“There are three cousins, a half-uncle, a kind of brother-in-law – that is, the brother of my sister-in-law’s second husband – and a niece. That’s six. They’ve written to me for money, seeing my name in the paper ez hevin’ made a strike. But I’ve never met ‘em, and I want to give them a Christmas party, and I’d like you to run it for me,” explained Dick Spindler to the widow Huldy Price.
“Run it for you! Man alive! What are you thinking of?” responded the widow.
How this Christmas party comes together in the town of Rough and Ready, who ends up coming, and how they all behave, is all part of the fun in “Dick Spindler’s Family Christmas” by Bret Harte.
Meanwhile, another miner, Cherokee, wants to share his new-found fortune with old friends and all the children in Yellowhammer - a town whose youngest citizen uses a safety razor. How the townsfolk try to make Cherokee’s Christmas plans come true is at the core of O. Henry’s humorous and insightful story, “Christmas by Injunction.”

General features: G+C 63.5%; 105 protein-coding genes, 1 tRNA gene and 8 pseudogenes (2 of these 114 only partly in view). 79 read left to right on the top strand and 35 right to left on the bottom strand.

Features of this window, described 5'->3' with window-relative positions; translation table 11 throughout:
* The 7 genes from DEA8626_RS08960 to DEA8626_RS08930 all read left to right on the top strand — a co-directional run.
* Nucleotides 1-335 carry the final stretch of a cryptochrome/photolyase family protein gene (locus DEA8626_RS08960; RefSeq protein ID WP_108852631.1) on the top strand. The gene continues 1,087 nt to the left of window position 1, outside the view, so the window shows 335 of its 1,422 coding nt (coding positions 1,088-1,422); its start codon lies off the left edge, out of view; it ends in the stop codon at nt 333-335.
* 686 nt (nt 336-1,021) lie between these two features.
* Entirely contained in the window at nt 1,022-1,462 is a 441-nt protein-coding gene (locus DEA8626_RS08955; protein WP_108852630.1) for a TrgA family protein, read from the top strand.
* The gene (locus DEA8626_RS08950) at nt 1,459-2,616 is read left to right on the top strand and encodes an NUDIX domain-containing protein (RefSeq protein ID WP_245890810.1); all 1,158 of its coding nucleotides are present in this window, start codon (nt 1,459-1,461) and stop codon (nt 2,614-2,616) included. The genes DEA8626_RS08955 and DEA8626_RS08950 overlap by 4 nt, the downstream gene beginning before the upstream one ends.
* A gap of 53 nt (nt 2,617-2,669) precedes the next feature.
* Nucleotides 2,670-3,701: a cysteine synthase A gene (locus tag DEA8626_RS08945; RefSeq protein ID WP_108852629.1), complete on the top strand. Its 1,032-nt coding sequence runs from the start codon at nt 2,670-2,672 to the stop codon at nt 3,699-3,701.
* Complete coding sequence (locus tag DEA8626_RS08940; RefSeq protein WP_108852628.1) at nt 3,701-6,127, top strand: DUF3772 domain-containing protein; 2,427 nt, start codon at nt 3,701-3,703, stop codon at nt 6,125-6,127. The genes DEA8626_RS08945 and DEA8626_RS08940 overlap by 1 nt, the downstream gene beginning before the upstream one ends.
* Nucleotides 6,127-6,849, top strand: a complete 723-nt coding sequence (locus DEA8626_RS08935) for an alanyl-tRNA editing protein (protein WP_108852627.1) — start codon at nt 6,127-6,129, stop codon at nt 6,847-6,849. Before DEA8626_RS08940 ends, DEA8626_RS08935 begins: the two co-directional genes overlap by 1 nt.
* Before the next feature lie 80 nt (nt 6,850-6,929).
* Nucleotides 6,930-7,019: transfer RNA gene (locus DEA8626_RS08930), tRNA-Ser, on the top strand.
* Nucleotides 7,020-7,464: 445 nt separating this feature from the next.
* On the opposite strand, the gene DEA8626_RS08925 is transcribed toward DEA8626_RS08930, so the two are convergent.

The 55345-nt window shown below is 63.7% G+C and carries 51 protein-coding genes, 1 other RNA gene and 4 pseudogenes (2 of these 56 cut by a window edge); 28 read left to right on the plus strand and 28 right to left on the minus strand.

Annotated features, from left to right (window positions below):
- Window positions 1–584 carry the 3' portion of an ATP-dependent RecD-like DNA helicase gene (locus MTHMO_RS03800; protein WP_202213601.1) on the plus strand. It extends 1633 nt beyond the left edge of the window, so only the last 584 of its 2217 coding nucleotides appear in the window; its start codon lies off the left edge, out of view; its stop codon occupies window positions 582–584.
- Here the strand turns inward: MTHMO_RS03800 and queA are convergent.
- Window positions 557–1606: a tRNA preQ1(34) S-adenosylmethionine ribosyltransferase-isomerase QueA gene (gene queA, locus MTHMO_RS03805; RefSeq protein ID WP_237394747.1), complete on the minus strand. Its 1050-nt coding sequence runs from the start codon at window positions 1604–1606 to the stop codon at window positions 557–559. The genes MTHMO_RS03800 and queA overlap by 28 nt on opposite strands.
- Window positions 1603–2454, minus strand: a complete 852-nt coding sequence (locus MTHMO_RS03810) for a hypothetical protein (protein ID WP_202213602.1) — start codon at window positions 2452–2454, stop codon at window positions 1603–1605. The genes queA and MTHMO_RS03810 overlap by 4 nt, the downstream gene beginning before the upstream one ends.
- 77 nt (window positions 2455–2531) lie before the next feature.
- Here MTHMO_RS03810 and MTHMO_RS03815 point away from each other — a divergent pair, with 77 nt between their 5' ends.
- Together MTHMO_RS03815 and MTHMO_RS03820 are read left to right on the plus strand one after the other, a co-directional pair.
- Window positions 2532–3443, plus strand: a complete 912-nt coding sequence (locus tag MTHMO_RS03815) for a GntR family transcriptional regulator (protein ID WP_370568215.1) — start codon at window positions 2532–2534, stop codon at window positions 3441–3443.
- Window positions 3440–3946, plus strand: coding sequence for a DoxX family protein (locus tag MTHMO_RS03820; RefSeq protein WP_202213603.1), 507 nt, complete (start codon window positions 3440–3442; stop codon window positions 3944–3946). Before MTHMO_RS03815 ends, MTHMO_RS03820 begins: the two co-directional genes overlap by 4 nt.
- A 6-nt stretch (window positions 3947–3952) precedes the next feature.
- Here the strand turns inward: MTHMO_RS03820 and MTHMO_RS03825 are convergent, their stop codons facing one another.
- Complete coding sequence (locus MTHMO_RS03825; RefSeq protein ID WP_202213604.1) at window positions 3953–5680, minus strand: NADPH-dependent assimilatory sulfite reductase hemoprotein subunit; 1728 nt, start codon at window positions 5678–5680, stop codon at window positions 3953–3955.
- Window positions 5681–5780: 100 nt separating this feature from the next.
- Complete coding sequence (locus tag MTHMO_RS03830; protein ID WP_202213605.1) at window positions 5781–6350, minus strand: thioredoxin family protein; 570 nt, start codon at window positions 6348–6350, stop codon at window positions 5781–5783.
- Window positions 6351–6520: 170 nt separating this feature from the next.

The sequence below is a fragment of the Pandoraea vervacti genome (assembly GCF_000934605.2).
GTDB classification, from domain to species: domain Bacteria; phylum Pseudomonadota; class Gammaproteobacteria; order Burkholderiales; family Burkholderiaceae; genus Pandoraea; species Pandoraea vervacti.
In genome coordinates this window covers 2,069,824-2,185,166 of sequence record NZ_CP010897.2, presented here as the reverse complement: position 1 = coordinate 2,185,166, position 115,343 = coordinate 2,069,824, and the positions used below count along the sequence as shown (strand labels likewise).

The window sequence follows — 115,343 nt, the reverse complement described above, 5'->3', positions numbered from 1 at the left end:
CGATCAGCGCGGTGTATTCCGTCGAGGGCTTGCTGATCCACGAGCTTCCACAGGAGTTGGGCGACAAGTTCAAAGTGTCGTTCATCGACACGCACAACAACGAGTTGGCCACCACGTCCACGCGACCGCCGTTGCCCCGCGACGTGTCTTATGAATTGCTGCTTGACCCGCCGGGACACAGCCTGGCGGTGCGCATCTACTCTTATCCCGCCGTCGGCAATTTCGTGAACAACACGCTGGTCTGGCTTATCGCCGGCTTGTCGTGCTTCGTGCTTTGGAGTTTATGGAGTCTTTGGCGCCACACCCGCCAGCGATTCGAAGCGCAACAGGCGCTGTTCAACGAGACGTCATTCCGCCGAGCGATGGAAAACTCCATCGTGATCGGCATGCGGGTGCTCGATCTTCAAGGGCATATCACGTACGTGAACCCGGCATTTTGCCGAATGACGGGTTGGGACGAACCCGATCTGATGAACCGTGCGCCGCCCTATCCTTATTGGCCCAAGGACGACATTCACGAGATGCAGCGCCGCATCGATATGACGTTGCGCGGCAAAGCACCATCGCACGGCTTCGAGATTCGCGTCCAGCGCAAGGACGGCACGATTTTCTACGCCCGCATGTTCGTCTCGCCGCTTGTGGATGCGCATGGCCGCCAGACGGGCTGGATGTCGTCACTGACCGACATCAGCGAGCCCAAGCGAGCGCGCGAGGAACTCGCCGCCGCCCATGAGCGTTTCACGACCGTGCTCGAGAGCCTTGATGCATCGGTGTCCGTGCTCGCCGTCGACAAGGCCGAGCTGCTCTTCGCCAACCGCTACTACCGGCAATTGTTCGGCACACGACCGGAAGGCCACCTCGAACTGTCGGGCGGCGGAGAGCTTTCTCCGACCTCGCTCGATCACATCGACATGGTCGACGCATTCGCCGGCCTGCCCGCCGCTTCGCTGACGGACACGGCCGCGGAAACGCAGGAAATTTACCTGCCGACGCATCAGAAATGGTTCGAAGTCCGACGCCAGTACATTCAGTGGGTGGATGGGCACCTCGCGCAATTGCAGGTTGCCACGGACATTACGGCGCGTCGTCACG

Francis Bret Harte (1839-1902) became editor of “The Overland Monthly” in California in 1868, where his stories "The Luck of Roaring Camp" and “The Outcasts of Poker Flat” were first published. In 1871, he signed a contract with “The Atlantic Monthly” to write twelve stories in one year for $10,000, the most that had ever been offered an American writer up to that time.
O. Henry (William Sydney Porter, 1862-1910) was charged with embezzling while working at a bank in Texas. In prison, he adopted his pseudonym and wrote “A Retrieved Reformation” which was an immediate success. He was released in 1901 after having served only three years of his prison term, and moved to Manhattan where most of his stories are set. When he died at age 47, he had 23 cents in his pocket. To this day, he is honored by having the most renowned annual collection of American short stories named after him.
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